millet into Indonesia. But foxtail millet in West Indonesia is known as
sorghum. In Malay jawa (jawa-wut, jawa-ras, zawaH), equally means grain,
including foxtail millet. Barley is java in Pali and yava in Sanskrit.
So all the successive interpretation failed to explore whether there
are any influence from the far south in the shaping of the rice culture
in India and abroad. Asko Parpola has pointed out the Gangetic plane for
the rice in the Indus valley. It is also suggested elsewhere that the
India got the rice culture from the Greek. The word arici came from the
Malaysia and so on.
Tendency in south India is also the same. In our dictionaries the word
pathayam is considered as a Portuguese word. Really the word pathayam
was originated from Pathu (paddy field) and ayam (income). Both words
when combined, attain the meaning the granary, in which we store the grain
that we harvest. But unfortunately we failed to identify our own word
and attributed its origin to the Portuguese. This loss of direction is
seen in the case of the rice also. We are not even bold enough to assume
that we were capable of doing things on our own.
Mother goddess - the beginning of agriculture
Malayalam dictionaries have attributed meaning to the word Bharya for
wife, as that person who is responsible for collecting/gathering grains
for the household. This shows that the advent of agriculture women began
to take a leading role in the society.
Monopoly of women folk in the agriculture in the beginnings is the reason
for the advent of mother goddess in the Hindu pavilion. The excavation
in the Indus valley too establishes this truth. We have come across findings
of Shiva and mother goddesses from that civilization. Sir. Marshall says
that only in the prehistoric past, tree worship and blood sacrifice were
relevant these rituals were taken over by staff and arattam during later
periods. (Introduction to Mohanjadaro and Indus Civilization)
A curry, made of greens is known as ilakkari. The material used for this
curry is known as sakam. While the curry made out of the leaf of the sakam
is sakothanam, the field in which this sakam is planted is sakinam. Vegetable
food is known as sakaharam. The word sakam also means sakthi. Durga is
known as sakambhari.
The crest of a tree or a mountain is known as sikha. Durga is known as
sikhara vasini/ Vindhya vasini. No more evidence is needed to prove that
Durga was considered once upon a time as the goddess of vegetation.
The village deity, lodged in a small shrine, constructed on a primitive
pattern, is typical in South India. This gramadevata cult however preceded
by an earlier cult with no temples at all. Lodged in open air, in the
shadow of a big tree, the tree itself is regarded as the embodiment of
the deity. Considered as the sacred tree of the village it received all
paraphernalia of worship, which are found in worshipping the deity in
the subsequent phases. Gods and goddesses of South India were worshipped
in the form of trees in the beginnings. In fact Gods lived in the trees.
Thus tree worship is an important aspect of historic past. Koovalam (Aegle
marmelos) is known as sivadrumam. Mango for muniswar; Vinayaka lived amidst
paddy fields, on the banks of water channels.
Karanja (Pongamia glabra) is sacred to Varahi. Karanjanilaya is an ancient
goddess of vegetation. Vegatative aspect of lord Siva is Durga. The food
produces from her body she sustains every one. The other names are yajnanga,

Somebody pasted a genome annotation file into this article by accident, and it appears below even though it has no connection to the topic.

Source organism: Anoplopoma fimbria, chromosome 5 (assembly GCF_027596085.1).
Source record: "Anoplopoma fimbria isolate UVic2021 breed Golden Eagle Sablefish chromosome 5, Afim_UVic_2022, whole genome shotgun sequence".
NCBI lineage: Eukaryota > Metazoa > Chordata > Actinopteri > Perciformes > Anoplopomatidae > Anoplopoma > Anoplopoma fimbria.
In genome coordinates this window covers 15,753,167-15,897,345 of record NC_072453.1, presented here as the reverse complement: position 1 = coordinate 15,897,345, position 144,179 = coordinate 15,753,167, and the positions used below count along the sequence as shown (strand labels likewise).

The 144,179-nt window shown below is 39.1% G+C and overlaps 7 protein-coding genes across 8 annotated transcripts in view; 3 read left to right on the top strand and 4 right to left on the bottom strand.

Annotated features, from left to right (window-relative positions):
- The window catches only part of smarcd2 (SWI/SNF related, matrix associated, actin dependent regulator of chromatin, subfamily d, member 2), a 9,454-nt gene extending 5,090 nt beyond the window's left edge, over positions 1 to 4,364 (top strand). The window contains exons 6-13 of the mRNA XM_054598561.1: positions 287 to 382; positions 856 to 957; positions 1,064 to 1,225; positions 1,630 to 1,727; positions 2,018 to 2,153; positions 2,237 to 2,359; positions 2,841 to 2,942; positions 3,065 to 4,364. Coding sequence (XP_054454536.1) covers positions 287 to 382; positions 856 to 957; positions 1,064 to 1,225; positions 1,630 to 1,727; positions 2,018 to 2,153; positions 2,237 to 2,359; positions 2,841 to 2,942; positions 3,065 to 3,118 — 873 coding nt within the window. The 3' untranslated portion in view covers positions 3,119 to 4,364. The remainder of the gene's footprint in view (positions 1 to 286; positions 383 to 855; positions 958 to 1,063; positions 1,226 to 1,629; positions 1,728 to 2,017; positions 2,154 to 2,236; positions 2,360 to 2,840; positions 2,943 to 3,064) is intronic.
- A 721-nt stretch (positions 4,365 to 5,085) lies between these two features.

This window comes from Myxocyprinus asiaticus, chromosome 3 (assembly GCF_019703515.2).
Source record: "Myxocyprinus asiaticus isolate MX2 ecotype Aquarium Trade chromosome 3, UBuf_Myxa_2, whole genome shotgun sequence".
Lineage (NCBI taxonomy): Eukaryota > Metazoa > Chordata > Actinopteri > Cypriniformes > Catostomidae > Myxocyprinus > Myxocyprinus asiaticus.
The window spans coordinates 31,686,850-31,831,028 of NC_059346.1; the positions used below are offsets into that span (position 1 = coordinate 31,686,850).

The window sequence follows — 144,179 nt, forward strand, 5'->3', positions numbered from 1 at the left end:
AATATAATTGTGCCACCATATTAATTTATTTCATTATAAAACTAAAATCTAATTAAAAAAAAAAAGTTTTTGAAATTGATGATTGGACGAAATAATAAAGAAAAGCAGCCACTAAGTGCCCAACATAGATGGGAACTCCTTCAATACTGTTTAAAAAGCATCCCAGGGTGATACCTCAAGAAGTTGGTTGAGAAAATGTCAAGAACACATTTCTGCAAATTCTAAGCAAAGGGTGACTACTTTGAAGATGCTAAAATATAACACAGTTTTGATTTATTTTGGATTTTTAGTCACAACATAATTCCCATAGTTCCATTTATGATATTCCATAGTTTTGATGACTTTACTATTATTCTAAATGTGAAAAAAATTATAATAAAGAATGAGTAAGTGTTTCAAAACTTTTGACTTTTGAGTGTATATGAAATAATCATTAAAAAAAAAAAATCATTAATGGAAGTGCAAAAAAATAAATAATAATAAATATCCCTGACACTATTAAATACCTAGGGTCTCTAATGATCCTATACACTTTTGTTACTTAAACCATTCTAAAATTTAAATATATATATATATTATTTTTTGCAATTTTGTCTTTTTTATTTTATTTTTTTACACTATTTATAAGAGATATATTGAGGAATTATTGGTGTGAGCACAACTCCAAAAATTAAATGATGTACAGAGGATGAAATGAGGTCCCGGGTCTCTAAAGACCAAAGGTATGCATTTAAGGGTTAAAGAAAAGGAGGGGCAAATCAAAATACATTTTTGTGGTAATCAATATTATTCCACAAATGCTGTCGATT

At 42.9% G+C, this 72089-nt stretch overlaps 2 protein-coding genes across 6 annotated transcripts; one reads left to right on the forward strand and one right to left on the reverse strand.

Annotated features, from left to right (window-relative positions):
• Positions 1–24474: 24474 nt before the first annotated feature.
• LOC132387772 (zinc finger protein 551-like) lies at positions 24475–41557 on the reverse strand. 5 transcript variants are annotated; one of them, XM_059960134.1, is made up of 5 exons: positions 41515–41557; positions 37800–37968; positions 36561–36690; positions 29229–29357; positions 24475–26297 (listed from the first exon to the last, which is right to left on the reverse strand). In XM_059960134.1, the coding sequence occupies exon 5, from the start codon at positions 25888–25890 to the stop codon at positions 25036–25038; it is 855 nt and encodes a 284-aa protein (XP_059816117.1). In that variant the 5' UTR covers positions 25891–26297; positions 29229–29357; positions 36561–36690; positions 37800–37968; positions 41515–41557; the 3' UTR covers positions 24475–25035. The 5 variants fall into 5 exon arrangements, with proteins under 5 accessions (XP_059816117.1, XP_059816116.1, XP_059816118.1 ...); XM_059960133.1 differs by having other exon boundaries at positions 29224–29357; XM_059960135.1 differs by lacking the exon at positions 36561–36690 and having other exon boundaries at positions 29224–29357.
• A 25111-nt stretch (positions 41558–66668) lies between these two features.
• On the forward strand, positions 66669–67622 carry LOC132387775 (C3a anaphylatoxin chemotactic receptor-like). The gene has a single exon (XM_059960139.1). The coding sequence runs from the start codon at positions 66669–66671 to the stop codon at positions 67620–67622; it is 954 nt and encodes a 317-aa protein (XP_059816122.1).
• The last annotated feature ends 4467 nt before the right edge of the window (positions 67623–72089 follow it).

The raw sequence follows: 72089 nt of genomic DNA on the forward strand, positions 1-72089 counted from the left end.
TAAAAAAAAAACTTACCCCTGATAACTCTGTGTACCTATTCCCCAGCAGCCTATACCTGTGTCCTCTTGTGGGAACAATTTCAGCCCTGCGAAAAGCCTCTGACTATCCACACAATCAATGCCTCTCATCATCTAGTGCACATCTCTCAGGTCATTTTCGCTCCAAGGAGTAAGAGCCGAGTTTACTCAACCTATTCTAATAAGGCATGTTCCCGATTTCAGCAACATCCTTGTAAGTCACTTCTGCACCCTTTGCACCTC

yajniyam, bahusaram, krishnakhnam, krisnari, krishnathothanam, krishnaripu.
Both karingali tree and durga are known as gayatri.
Karajam is a weapon. Karingali wood is used for brushing teeth. Its wood
is taken for construction of temple, handles of weapons, plough, oil grinder,
cart wheels, etc etc. It is also served as an ingredient for several Ayurvedic
medicines, including tooth powder. A product made out of this tree is
boiled in water to serve as appetizer or to quench one's thirst. Karingali
is a necessary ingredient in the khadiraarishta.
A variety of paddy is also known as karingali. Astrology insists that
each person born on a particular austerik should protect and worship an
animal, a bird, and a tree. There are twenty such trees. For the betterment
of their life they were bound to protect them. Karingali is the tree for
those born in the austerik makayiram.
Varahi is the consort of Boar, the female energy of boar form of Vishnu.
She is also a mother attending on Skanda (Mahabharata) and sow. A form
of Devi, she is considered as the consort of Varaha. Head of a female
boar and the body of a female, with coral ornaments, constitutes Varahi.
So she is known as varahimukhi. As a crown she wears a karantamakutam
on her head.
Plough, spear, the karanja her sacred tree, are her emblems. Balarama,
Thrivikrama, Shanmukha, Saraswathy, are the others to wield Plough as
a weapon. While an elephant is portrayed on her banner, her mount is an
elephant, boar or a buffalo. According to the Vishnudharmottara she has
six hands. Four of them carry a staff, sword, shield, and noose and the
remaining two hands being in abhaya and varada mudras respectively.
Brahmi, Maheswari, Kaumari, Vashnavi, Varahi, Indri, Kali are the six
forms of Durga. While some varities of rice is known as Karingali, jaya,
paadala, shashtika Durga is known as karingali, Jaya, gayatri, karanjanilaya,
Vindhyavasini, Sikharavasini, shashti, patalavati, sakambhari.
The meaning of the word Vrihi includes a grain, paddy, and a grain of
paddy. It is a varshic crop. Mahavrihi, vrihisrestam are the names of
a kind of rice. Vyhreya is that which is related to vrihi. Vyhreyam is
the field in which the vrihi is grown. Bahuvrihi is the place where there
is plenty of vrihi grain. Vrihyagaram means a granary.
The words in Malayalam like veranda, viral (a kind of fish) became vranda
and vral. Likewise the word varahi might have changed in to vrihi.
- Dr. V.Sankaran Nair
June 1, 2003
 Asko Parpola, Deciphering the Indus Script, p.137.
 Om Prakash, Food and Drinks in Ancient India, Munshiram Manoharlal,
 VishnuDharmottara Purana, 3.314,v.lb.
 see N.Venkata Ramanayya, An essay on the origin of South Indian Temple,
Asian Educational Services, New Delhi, 1985.
 Menaka Gandhi, The Penguin Book of Hindu names,Penguin Books India
(Ltd.), New Delhi, 1989.